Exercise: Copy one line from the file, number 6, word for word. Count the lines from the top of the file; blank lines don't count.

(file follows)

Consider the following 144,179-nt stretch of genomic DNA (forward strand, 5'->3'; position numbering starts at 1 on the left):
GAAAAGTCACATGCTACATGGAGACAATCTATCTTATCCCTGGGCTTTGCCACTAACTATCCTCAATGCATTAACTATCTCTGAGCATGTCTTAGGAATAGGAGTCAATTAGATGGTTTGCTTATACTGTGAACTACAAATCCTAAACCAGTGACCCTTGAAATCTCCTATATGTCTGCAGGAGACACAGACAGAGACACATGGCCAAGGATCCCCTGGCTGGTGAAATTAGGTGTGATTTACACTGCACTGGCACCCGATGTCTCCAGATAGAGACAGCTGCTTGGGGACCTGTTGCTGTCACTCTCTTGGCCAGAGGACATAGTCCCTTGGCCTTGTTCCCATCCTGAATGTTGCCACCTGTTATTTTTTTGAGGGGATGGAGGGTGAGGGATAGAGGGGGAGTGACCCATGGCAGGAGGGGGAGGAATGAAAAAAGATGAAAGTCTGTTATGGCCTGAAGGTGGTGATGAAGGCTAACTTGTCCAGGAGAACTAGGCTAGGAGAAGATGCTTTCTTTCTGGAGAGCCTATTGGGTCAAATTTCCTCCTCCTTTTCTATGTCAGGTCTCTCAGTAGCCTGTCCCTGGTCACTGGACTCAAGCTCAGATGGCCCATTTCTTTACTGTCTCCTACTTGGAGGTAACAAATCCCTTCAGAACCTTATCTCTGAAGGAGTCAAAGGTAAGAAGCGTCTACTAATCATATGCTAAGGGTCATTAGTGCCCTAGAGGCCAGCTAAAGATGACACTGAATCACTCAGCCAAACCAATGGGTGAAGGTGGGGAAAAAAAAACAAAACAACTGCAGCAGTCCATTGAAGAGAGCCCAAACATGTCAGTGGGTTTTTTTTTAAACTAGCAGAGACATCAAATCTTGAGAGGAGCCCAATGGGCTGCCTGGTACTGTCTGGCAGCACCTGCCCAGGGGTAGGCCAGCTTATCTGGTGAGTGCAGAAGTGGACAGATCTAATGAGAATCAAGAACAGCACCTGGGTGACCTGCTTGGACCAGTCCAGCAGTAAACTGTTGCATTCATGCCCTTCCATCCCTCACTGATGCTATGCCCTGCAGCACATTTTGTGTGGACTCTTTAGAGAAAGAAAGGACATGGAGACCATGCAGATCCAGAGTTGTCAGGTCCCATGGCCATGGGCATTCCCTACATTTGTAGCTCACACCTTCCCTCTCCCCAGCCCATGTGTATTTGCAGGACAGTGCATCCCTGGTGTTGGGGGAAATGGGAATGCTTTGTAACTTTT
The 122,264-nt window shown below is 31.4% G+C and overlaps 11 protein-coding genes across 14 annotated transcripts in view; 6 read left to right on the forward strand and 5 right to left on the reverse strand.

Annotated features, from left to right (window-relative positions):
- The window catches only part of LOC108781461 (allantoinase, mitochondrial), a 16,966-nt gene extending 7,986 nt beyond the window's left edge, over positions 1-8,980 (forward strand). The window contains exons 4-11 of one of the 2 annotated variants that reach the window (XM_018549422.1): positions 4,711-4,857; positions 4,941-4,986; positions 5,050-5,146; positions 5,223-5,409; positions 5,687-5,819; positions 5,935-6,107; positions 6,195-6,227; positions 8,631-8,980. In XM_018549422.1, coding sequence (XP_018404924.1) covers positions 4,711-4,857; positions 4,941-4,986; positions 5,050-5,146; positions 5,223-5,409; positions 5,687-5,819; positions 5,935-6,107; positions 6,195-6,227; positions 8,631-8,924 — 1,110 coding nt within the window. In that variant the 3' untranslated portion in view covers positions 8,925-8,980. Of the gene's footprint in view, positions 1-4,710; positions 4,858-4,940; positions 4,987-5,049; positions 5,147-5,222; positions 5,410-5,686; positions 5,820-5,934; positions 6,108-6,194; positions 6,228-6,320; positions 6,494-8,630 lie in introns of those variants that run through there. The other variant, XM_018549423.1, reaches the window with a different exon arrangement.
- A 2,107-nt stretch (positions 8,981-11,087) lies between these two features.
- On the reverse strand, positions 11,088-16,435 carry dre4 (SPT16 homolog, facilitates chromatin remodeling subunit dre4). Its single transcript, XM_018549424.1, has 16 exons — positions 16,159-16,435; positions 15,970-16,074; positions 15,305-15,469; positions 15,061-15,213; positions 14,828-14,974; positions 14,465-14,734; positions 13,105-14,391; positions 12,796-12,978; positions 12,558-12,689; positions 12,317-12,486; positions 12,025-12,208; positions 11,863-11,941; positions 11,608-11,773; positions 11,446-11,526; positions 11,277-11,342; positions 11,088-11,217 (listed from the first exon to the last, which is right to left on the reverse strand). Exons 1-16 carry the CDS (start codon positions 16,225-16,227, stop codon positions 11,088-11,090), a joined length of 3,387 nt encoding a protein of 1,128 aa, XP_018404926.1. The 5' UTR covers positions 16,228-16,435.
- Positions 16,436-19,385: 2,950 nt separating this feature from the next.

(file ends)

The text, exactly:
- A 2,107-nt stretch (positions 8,981-11,087) lies between these two features.